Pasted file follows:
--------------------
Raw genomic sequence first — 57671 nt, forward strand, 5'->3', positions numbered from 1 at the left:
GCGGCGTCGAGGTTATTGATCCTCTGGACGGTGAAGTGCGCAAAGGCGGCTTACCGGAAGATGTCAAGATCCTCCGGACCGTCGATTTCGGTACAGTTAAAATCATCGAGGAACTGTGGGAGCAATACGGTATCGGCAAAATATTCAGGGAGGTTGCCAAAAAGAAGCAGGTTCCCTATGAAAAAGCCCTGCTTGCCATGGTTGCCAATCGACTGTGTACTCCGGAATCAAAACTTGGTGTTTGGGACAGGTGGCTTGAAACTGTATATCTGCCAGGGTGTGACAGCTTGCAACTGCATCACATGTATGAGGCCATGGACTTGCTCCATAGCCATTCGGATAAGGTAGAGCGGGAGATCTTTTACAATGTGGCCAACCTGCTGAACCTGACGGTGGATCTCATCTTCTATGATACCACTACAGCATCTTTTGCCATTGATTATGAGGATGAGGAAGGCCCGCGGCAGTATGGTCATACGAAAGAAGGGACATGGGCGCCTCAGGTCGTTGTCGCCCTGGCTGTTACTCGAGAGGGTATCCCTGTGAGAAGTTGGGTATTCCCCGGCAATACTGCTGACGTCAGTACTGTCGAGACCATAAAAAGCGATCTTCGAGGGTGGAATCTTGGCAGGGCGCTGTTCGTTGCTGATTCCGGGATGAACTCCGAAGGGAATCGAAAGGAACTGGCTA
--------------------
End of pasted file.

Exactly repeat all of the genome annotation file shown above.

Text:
Raw genomic sequence first — 57671 nt, forward strand, 5'->3', positions numbered from 1 at the left:
GCGGCGTCGAGGTTATTGATCCTCTGGACGGTGAAGTGCGCAAAGGCGGCTTACCGGAAGATGTCAAGATCCTCCGGACCGTCGATTTCGGTACAGTTAAAATCATCGAGGAACTGTGGGAGCAATACGGTATCGGCAAAATATTCAGGGAGGTTGCCAAAAAGAAGCAGGTTCCCTATGAAAAAGCCCTGCTTGCCATGGTTGCCAATCGACTGTGTACTCCGGAATCAAAACTTGGTGTTTGGGACAGGTGGCTTGAAACTGTATATCTGCCAGGGTGTGACAGCTTGCAACTGCATCACATGTATGAGGCCATGGACTTGCTCCATAGCCATTCGGATAAGGTAGAGCGGGAGATCTTTTACAATGTGGCCAACCTGCTGAACCTGACGGTGGATCTCATCTTCTATGATACCACTACAGCATCTTTTGCCATTGATTATGAGGATGAGGAAGGCCCGCGGCAGTATGGTCATACGAAAGAAGGGACATGGGCGCCTCAGGTCGTTGTCGCCCTGGCTGTTACTCGAGAGGGTATCCCTGTGAGAAGTTGGGTATTCCCCGGCAATACTGCTGACGTCAGTACTGTCGAGACCATAAAAAGCGATCTTCGAGGGTGGAATCTTGGCAGGGCGCTGTTCGTTGCTGATTCCGGGATGAACTCCGAAGGGAATCGAAAGGAACTGGCTA